In the display apparatus 100, each shutter assembly 102 corresponds to a pixel 106 in the image 104. In other implementations, the display apparatus 100 may utilize a plurality of shutter assemblies to form a pixel 106 in the image 104. For example, the display apparatus 100 may include three or more color-specific shutter assemblies 102, e.g., red, green and blue; red, green, blue and white; or cyan, magenta and yellow, etc. By selectively opening one or more of the color-specific shutter assemblies 102 corresponding to a particular pixel 106, the display apparatus 100 can generate a color pixel 106 in the image 104. In another example, the display apparatus 100 includes two or more shutter assemblies 102 per pixel 106 to provide grayscale in an image 104. With respect to an image, a “pixel” corresponds to the smallest picture element defined by the resolution of an image. With respect to structural components of the display apparatus 100, the term “pixel” refers to the combined mechanical and electrical components utilized to modulate the light that forms a single pixel of an image.

Each shutter assembly 102 includes a shutter 108 and an aperture 109. To illuminate a pixel 106 in the image 104, the shutter 108 is positioned such that it allows light to pass through the aperture 109 towards a viewer. To keep a pixel 106 unlit, the shutter 108 is positioned such that it obstructs the passage of light through the aperture 109. The aperture 109 is defined by an opening patterned through a reflective or light-absorbing material in each shutter assembly 102.

The display apparatus also includes a control matrix connected to the substrate and to the shutter assemblies for controlling the movement of the shutters. The control matrix includes a series of electrical interconnects (e.g., interconnects 110, 112, and 114), including at least one write-enable interconnect 110 (also referred to as a “scan-line interconnect”) per row of pixels, one data interconnect 112 for each column of pixels, and one common interconnect 114 providing a common voltage to all pixels, or at least to pixels from both multiple columns and multiples rows in the display apparatus 100. In response to the application of an appropriate voltage (the “write-enabling voltage, Vwe”), the write-enable interconnect 110 for a given row of pixels prepares the pixels in the row to accept new shutter movement instructions. The data interconnects 112 communicate the new movement instructions in the form of data voltage pulses. The data voltage pulses applied to the data interconnects 112, in some implementations, directly contribute to an electrostatic movement of the shutters. In other implementations, the data voltage pulses control switches, e.g., transistors or other non-linear circuit elements that control the application of separate actuation voltages, which are typically higher in magnitude than the data voltages, to the shutter assemblies 102. The application of these actuation voltages then results in the electrostatic driven movement of the shutters 108.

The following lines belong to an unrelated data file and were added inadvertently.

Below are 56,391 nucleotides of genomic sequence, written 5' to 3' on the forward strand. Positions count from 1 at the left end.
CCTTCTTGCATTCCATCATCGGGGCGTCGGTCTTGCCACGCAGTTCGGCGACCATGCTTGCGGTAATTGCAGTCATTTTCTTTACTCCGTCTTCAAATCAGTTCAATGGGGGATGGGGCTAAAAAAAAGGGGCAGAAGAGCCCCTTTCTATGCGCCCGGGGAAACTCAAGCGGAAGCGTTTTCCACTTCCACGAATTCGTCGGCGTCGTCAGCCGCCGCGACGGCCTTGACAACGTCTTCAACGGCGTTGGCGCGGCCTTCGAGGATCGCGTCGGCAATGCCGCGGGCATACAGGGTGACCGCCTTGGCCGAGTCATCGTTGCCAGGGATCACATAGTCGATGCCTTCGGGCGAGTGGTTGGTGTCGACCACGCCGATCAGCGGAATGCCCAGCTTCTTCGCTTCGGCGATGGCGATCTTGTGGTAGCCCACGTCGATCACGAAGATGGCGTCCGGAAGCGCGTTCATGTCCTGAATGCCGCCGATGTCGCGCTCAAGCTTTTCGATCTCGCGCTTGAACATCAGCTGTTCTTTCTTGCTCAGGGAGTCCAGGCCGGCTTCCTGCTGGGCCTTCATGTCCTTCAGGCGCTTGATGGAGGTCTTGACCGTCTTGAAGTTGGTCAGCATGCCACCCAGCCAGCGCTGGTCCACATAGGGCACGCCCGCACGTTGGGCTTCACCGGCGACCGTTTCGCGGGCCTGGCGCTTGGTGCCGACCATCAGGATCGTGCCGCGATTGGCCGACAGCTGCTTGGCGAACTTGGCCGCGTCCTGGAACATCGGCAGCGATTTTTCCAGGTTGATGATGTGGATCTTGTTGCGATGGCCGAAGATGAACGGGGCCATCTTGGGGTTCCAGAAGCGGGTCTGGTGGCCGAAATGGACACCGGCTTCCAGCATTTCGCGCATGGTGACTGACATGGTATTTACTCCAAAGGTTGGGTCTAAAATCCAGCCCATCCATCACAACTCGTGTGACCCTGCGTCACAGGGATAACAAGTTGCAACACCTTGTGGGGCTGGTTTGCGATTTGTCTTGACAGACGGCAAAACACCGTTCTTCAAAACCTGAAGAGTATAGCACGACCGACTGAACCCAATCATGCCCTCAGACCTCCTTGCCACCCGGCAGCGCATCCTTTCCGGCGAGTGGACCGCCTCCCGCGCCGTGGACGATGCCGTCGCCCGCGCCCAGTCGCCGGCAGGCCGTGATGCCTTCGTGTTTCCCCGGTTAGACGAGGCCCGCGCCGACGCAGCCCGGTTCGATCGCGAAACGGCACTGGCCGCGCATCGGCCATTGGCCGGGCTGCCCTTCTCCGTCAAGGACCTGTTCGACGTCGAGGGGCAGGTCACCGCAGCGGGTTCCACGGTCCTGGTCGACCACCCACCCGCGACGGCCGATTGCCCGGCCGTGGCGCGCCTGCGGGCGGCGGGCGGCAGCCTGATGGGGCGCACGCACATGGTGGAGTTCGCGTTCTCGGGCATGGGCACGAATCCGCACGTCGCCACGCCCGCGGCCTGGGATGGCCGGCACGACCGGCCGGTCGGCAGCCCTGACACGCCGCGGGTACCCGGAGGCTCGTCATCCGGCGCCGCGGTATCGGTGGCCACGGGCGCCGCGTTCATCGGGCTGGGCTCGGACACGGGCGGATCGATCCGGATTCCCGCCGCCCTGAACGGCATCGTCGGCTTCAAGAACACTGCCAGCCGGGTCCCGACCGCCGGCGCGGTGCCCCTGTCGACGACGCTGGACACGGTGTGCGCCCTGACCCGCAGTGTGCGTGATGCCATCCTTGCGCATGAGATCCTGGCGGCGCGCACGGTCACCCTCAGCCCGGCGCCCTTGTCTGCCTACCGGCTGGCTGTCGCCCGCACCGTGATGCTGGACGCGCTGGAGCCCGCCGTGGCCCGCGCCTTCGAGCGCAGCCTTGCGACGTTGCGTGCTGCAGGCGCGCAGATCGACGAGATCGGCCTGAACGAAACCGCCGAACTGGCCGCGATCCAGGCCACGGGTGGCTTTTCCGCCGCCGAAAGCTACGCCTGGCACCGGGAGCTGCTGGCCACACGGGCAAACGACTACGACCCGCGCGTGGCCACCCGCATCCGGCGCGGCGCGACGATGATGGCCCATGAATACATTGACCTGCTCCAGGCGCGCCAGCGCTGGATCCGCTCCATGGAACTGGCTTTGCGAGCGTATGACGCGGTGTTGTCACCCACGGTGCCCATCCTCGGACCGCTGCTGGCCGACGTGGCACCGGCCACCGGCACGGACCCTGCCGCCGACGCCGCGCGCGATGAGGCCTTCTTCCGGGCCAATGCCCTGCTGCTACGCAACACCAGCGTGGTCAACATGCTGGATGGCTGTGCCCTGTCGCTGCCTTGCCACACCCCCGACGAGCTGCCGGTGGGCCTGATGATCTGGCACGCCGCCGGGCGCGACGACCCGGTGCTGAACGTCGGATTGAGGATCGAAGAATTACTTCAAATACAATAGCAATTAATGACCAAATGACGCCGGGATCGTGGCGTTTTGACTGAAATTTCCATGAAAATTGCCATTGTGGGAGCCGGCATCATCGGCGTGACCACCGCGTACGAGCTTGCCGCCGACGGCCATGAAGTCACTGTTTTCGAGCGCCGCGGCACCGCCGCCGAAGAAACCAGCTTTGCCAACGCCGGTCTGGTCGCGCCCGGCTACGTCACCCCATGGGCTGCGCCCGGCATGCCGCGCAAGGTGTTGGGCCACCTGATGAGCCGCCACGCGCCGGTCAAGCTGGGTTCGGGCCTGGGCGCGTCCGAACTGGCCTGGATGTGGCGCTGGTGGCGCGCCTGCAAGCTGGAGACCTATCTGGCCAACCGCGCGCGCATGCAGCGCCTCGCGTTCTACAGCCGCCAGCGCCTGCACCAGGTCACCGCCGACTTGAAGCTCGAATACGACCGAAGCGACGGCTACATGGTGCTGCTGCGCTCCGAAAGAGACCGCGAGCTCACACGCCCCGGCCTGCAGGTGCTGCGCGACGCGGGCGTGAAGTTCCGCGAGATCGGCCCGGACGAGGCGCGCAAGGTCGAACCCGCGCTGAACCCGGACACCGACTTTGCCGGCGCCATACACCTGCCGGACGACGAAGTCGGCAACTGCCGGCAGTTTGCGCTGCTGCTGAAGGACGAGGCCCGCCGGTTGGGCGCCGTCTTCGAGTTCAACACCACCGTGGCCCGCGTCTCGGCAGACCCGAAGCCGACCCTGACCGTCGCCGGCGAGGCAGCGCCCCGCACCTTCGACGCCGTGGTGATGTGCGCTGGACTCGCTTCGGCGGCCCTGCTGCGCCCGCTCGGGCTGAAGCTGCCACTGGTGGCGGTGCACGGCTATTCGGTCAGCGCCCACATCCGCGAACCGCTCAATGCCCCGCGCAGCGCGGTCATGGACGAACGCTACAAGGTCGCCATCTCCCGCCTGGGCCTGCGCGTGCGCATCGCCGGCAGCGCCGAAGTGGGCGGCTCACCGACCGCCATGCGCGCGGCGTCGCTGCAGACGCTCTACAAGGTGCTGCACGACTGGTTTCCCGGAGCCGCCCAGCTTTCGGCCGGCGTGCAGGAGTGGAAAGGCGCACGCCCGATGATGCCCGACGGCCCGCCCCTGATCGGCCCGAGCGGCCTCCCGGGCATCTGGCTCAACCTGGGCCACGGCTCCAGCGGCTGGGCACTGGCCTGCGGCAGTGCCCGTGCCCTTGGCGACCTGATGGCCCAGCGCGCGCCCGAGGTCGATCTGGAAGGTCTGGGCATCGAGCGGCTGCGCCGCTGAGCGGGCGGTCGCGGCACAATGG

FIG. 1B is diagram of an illustrative shutter assembly 130 suitable for incorporation into the display apparatus 100 of FIG. 1A. The shutter assembly 130 includes a shutter 132 coupled to an actuator 134. The actuator 134 is formed from two separate compliant electrode beam actuators 135 (the “actuators 135”), as described in U.S. patent application Ser. No. 11/251,035, filed on Oct. 14, 2005. The shutter 132 couples on one side to the actuators 135. The actuators 135 move the shutter 132 transversely over a surface 133 in a plane of motion which is substantially parallel to the surface 133. The opposite side of the shutter 132 couples to a spring 137 which provides a restoring force opposing the forces exerted by the actuator 134.